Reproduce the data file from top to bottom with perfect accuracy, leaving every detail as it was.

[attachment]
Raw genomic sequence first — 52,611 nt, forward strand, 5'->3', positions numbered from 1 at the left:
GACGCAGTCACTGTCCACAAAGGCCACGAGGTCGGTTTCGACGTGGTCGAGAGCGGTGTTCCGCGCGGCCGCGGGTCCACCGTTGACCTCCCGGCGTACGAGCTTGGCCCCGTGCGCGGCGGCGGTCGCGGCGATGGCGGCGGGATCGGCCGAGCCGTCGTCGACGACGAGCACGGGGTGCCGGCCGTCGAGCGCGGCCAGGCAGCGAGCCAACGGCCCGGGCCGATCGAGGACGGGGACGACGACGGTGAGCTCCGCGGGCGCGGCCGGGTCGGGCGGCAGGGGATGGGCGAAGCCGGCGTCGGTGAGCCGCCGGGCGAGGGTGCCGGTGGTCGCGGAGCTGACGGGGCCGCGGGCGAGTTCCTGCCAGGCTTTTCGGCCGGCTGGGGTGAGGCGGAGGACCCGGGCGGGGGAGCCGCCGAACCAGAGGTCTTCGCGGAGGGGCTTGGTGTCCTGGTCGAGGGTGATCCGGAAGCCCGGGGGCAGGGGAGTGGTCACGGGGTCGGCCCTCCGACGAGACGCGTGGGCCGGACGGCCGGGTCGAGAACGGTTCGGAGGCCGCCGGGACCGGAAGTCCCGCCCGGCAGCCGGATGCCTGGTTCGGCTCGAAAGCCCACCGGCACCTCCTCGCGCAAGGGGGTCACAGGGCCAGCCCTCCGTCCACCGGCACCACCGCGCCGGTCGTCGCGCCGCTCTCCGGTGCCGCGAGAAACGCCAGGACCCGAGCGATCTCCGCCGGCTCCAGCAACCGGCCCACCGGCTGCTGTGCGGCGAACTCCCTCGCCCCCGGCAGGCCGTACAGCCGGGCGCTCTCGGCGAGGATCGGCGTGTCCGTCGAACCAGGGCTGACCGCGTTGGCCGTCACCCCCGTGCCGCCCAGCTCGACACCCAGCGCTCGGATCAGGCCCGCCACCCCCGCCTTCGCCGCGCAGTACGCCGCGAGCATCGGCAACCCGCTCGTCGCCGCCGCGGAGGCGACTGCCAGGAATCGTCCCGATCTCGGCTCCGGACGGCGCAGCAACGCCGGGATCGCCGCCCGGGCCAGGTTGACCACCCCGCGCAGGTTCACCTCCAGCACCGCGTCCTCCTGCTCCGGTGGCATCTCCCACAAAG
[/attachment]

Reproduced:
Raw genomic sequence first — 52,611 nt, forward strand, 5'->3', positions numbered from 1 at the left:
GACGCAGTCACTGTCCACAAAGGCCACGAGGTCGGTTTCGACGTGGTCGAGAGCGGTGTTCCGCGCGGCCGCGGGTCCACCGTTGACCTCCCGGCGTACGAGCTTGGCCCCGTGCGCGGCGGCGGTCGCGGCGATGGCGGCGGGATCGGCCGAGCCGTCGTCGACGACGAGCACGGGGTGCCGGCCGTCGAGCGCGGCCAGGCAGCGAGCCAACGGCCCGGGCCGATCGAGGACGGGGACGACGACGGTGAGCTCCGCGGGCGCGGCCGGGTCGGGCGGCAGGGGATGGGCGAAGCCGGCGTCGGTGAGCCGCCGGGCGAGGGTGCCGGTGGTCGCGGAGCTGACGGGGCCGCGGGCGAGTTCCTGCCAGGCTTTTCGGCCGGCTGGGGTGAGGCGGAGGACCCGGGCGGGGGAGCCGCCGAACCAGAGGTCTTCGCGGAGGGGCTTGGTGTCCTGGTCGAGGGTGATCCGGAAGCCCGGGGGCAGGGGAGTGGTCACGGGGTCGGCCCTCCGACGAGACGCGTGGGCCGGACGGCCGGGTCGAGAACGGTTCGGAGGCCGCCGGGACCGGAAGTCCCGCCCGGCAGCCGGATGCCTGGTTCGGCTCGAAAGCCCACCGGCACCTCCTCGCGCAAGGGGGTCACAGGGCCAGCCCTCCGTCCACCGGCACCACCGCGCCGGTCGTCGCGCCGCTCTCCGGTGCCGCGAGAAACGCCAGGACCCGAGCGATCTCCGCCGGCTCCAGCAACCGGCCCACCGGCTGCTGTGCGGCGAACTCCCTCGCCCCCGGCAGGCCGTACAGCCGGGCGCTCTCGGCGAGGATCGGCGTGTCCGTCGAACCAGGGCTGACCGCGTTGGCCGTCACCCCCGTGCCGCCCAGCTCGACACCCAGCGCTCGGATCAGGCCCGCCACCCCCGCCTTCGCCGCGCAGTACGCCGCGAGCATCGGCAACCCGCTCGTCGCCGCCGCGGAGGCGACTGCCAGGAATCGTCCCGATCTCGGCTCCGGACGGCGCAGCAACGCCGGGATCGCCGCCCGGGCCAGGTTGACCACCCCGCGCAGGTTCACCTCCAGCACCGCGTCCTCCTGCTCCGGTGGCATCTCCCACAAAG